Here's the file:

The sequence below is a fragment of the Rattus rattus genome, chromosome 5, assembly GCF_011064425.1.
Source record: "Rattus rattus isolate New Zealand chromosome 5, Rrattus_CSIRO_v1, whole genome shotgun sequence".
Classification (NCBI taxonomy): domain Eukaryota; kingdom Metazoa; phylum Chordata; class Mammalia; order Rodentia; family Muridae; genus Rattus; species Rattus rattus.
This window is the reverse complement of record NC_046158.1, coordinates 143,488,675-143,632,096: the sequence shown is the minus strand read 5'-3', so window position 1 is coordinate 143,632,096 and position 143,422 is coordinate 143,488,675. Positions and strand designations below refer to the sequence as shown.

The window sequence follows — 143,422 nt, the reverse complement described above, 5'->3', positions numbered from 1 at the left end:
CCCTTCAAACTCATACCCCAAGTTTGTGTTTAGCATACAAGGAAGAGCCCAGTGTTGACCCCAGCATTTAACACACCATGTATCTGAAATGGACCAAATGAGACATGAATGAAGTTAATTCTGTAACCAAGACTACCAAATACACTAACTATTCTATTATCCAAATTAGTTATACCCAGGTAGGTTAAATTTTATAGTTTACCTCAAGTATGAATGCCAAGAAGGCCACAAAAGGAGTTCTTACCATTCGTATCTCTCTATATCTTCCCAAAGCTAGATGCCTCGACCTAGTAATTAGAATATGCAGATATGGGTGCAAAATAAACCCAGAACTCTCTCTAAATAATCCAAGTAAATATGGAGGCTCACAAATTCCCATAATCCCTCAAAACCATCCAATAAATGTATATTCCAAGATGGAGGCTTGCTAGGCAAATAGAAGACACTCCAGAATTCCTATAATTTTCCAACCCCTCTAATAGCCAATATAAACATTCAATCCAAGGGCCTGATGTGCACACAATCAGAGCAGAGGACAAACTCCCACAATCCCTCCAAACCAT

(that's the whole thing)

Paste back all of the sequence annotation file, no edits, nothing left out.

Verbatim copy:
The sequence below is a fragment of the Rattus rattus genome, chromosome 5, assembly GCF_011064425.1.
Source record: "Rattus rattus isolate New Zealand chromosome 5, Rrattus_CSIRO_v1, whole genome shotgun sequence".
Classification (NCBI taxonomy): domain Eukaryota; kingdom Metazoa; phylum Chordata; class Mammalia; order Rodentia; family Muridae; genus Rattus; species Rattus rattus.
This window is the reverse complement of record NC_046158.1, coordinates 143,488,675-143,632,096: the sequence shown is the minus strand read 5'-3', so window position 1 is coordinate 143,632,096 and position 143,422 is coordinate 143,488,675. Positions and strand designations below refer to the sequence as shown.

The window sequence follows — 143,422 nt, the reverse complement described above, 5'->3', positions numbered from 1 at the left end:
CCCTTCAAACTCATACCCCAAGTTTGTGTTTAGCATACAAGGAAGAGCCCAGTGTTGACCCCAGCATTTAACACACCATGTATCTGAAATGGACCAAATGAGACATGAATGAAGTTAATTCTGTAACCAAGACTACCAAATACACTAACTATTCTATTATCCAAATTAGTTATACCCAGGTAGGTTAAATTTTATAGTTTACCTCAAGTATGAATGCCAAGAAGGCCACAAAAGGAGTTCTTACCATTCGTATCTCTCTATATCTTCCCAAAGCTAGATGCCTCGACCTAGTAATTAGAATATGCAGATATGGGTGCAAAATAAACCCAGAACTCTCTCTAAATAATCCAAGTAAATATGGAGGCTCACAAATTCCCATAATCCCTCAAAACCATCCAATAAATGTATATTCCAAGATGGAGGCTTGCTAGGCAAATAGAAGACACTCCAGAATTCCTATAATTTTCCAACCCCTCTAATAGCCAATATAAACATTCAATCCAAGGGCCTGATGTGCACACAATCAGAGCAGAGGACAAACTCCCACAATCCCTCCAAACCAT